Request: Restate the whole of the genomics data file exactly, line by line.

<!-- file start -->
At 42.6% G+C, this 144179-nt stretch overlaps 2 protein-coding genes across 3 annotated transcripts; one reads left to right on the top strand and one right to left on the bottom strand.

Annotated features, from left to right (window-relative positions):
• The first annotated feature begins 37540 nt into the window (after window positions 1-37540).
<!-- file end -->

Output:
At 42.6% G+C, this 144179-nt stretch overlaps 2 protein-coding genes across 3 annotated transcripts; one reads left to right on the top strand and one right to left on the bottom strand.

Annotated features, from left to right (window-relative positions):
• The first annotated feature begins 37540 nt into the window (after window positions 1-37540).